You try my patience. I’m tired and must get some rest. I’ve told you nicely, but still you insist. If you don’t go and stop bothering me, I’ll fix you, I guarantee. Go away, go away!

Sir, I must tell you my wife is the queen of heaven, chosen by God to deliver his Son. Jesus is coming to earth on this eve. (Oh heaven, make him believe!) Let us in, let us in!

Joseph, dear Joseph, oh how could I be so blind? Not to know you and the virgin so fine! Enter, blest pilgrims, my house is your own. Praise be to God on his throne! Please come in, please come in!

Everyone enters:

Enter, enter, holy pilgrims, holy pilgrims. Welcome to my humble home. Though ‘tis little I can offer, all I have please call your own.

 

Folk Beliefs
Legends
Magic
Myths
Protection
Tales /märchen

The Fair Folk

Context:

The informant is a 35-year-old Caucasian male of Irish and Polish descent. He will be referred to as DB. The Folklore piece came to him from his father’s side of the family which is his Irish side. The story was shared by his grandmother and is told in his own words:

Main Piece:

The Fair Folk (or Fae) were fairytale creatures that lived “under” Ireland in what was known as a Faery Raft. They loved humans, loved tricking them, and loved marrying them or trapping them. If you fell asleep, you could be lulled into the Faery raft. You NEVER ate or drank in the presence of the Fae. If you ate or drank anything from the Raft, you were trapped there for 100 years. Little kids were usually taken because the fae loved them and loved raising them in the raft, and then letting them go hundreds of years later when they got tired of them as children. They also loved wagers, and could be tricked out of things like magic, gold (leprechauns), and favors if you could best them at things. They loved riddles, they were the reason you would lose mittens or socks or your favorite things, and they were most active under a full moon.

Background:

DB was told this story of the Fair Folk by his grandmother who enjoyed telling him these stories when he was a kid. DB finds the story important because he isn’t connected to his Irish roots and this story is a way to stay connected to them as well as to his grandmother. He doesn’t believe in the Fair Folk however, but he feels the tradition of passing on the story is important, and he believes in that.

Notes:

The story of the Fair Folk seems to be a tale told by parents to their children. Like many other creatures in stories shared from other countries, these fairies are known to be tricky or mischievous. The story seems to be a warning to protect themselves from their tricks. They also serve a purpose as an explanation for missing things. When something in one’s home goes missing, this is a way to explain why. People need to have an explanation for things to put them at ease. When something cannot be explained, it creates more questions, so it seems like these creatures are made to explain what can’t be. Talismans made from steel or iron are used to protect against fairies and their negative magic as they are unable to touch or be near these metals.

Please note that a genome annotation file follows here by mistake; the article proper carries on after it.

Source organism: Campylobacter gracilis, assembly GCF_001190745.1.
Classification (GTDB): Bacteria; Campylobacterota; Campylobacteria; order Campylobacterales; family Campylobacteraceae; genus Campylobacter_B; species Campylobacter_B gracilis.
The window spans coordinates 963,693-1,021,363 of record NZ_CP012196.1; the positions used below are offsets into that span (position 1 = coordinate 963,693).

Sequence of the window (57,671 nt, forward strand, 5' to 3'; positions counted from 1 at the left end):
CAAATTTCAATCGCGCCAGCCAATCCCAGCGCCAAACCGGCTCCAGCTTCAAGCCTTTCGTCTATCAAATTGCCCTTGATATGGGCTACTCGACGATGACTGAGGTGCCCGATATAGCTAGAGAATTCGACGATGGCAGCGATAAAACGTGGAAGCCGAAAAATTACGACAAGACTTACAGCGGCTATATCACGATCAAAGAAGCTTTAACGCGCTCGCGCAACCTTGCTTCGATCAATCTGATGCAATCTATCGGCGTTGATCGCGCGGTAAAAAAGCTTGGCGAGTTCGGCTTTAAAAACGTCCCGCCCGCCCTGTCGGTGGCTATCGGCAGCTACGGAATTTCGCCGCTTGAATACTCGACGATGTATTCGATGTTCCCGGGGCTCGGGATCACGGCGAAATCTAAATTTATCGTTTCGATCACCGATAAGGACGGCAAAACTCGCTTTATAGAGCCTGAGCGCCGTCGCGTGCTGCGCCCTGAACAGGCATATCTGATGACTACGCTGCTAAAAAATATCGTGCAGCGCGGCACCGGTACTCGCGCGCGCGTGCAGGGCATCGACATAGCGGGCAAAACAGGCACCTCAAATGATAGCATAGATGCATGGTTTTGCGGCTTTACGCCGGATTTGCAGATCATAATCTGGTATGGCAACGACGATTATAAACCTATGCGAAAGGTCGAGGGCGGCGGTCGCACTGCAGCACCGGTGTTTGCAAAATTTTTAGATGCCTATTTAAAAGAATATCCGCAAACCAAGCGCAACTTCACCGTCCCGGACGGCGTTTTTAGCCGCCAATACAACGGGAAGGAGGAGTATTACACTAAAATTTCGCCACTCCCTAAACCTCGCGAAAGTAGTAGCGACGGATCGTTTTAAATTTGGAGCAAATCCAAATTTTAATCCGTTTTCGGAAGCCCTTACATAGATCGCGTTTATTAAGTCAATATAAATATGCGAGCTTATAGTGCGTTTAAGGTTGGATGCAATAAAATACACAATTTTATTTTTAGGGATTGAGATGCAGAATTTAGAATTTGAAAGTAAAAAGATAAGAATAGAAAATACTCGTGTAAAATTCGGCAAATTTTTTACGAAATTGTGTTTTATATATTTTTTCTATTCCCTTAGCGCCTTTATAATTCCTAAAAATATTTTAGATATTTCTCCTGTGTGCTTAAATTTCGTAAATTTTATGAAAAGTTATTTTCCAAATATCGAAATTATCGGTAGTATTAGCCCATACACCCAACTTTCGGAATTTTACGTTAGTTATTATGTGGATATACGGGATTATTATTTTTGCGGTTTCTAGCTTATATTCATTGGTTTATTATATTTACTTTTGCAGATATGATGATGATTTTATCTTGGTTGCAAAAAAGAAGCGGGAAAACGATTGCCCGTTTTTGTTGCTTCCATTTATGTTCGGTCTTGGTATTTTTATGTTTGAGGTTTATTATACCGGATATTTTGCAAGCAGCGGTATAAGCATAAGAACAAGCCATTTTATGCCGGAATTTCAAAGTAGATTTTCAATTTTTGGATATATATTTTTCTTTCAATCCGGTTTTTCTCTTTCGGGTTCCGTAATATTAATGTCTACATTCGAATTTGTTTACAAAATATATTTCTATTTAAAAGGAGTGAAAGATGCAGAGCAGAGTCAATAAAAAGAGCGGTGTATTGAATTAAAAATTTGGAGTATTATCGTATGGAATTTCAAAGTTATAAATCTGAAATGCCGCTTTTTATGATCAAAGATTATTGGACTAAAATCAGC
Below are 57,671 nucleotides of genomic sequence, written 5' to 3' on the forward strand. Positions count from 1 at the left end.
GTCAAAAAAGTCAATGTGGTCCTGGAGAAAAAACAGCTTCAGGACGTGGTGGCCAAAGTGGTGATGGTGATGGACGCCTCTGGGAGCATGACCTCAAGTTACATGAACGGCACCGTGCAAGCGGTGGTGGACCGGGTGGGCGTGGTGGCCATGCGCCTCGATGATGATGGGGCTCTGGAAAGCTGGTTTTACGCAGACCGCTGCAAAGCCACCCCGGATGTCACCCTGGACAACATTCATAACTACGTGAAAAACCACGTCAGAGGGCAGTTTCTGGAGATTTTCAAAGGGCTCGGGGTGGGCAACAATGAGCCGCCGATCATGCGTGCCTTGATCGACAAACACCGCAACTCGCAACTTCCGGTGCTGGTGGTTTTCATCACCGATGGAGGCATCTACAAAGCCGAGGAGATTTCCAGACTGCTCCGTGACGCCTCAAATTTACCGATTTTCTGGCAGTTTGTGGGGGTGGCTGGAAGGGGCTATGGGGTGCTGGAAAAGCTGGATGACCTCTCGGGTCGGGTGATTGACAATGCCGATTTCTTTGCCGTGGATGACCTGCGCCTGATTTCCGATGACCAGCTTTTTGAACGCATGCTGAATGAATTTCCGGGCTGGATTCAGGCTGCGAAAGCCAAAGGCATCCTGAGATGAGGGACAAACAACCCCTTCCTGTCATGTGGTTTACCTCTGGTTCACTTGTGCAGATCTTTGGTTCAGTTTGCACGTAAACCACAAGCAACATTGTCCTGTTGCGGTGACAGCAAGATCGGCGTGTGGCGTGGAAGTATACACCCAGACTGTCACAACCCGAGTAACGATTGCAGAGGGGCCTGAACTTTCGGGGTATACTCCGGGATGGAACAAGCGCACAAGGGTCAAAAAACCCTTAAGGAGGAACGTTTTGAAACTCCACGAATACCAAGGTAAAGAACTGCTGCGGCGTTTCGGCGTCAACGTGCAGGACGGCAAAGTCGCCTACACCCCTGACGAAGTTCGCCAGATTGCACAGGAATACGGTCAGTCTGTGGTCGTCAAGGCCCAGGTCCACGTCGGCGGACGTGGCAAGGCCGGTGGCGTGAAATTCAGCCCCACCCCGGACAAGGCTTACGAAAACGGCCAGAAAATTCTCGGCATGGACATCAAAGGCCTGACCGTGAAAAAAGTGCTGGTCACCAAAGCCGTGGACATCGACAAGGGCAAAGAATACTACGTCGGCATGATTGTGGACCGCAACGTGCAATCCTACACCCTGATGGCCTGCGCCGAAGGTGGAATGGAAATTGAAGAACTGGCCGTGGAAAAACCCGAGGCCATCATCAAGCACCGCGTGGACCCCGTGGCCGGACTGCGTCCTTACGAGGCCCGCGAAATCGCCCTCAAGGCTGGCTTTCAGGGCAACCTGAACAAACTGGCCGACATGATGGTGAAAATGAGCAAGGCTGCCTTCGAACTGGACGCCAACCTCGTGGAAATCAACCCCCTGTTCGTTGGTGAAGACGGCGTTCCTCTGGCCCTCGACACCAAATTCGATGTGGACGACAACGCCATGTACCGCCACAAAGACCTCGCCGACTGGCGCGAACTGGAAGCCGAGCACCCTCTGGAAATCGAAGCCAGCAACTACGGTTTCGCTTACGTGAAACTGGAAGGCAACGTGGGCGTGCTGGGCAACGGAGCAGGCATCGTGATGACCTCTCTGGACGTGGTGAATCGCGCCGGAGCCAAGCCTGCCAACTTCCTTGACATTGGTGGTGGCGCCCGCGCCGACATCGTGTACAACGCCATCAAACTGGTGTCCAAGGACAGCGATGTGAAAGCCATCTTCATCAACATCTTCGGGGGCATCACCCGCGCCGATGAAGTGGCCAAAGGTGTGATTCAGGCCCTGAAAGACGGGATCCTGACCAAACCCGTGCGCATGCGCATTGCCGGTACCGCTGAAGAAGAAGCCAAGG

Customs
Protection
Rituals, festivals, holidays

Wedding Traditions

Context:

The informant is a 29-year-old Caucasian female who will be called JH. She is of Irish and English descent and knows of this folklore from her family, more specifically her grandparents. This folklore piece is told in her words:

Main Piece:

My Paternal Grandparents used to tell us that it was tradition on our wedding day for proper young ladies to have a few things:

– Something Old: Usually a piece of jewelry from a mother/grandmother/future mother-in-law. You were connected via sentiment and would carry that into your new marriage.

– Something New: Usually a gift of some sort from the groom or his family to show that the wife was considered precious to them.

– Something Borrowed: Sometimes a veil from a family member, or a trinket they wore or used in their wedding.

– Something Blue: Usually we learned it was forget-me-nots, sweet blue flowers to never forget your family, or the new love and joy you would receive from your wedding day. We also learned it could be a blue handkerchief, to hide the blue of tears (sad or happy).

And a sixpence in your shoe: By walking into your new life with wealth in your foot, you would always have money when you needed it for a prosperous life.

 

Background:

JH learned about this folklore when she was younger and had attended a wedding with her family. JH is not currently married but when she does get married, she will continue this tradition.

Notes:

This tradition derives from an Old English rhyme, which goes, “Something olde, something new, something borrowed, something blue, a sixpence in your shoe.” The meaning of something old is meant to ward off the “evil eye” and protect the newly weds and their future children. It can also represent continuity. Something new expresses optimism for the future so that the new couple can have good luck for their future life together. Something borrowed is a way for the couple to share in the luck given to them from the item that it borrowed and from that person/persons. The contemporary belief is to have something that honors a loved one that the item came from.  Something blue is also another way to ward of evil or mean spirits. And the sixpence is for future prosperity and good fortune in the couple’s life together. This tradition wasn’t something my family did however, for my wedding, my mother-in-law gave me trinkets that fulfilled every part of the tradition. I may continue this tradition with my children as I appreciated the gesture made by my mother-in-law.

 

For more information on this tradition, check out:

https://www.theknot.com/content/wedding-traditions-the-meaning-of-something-old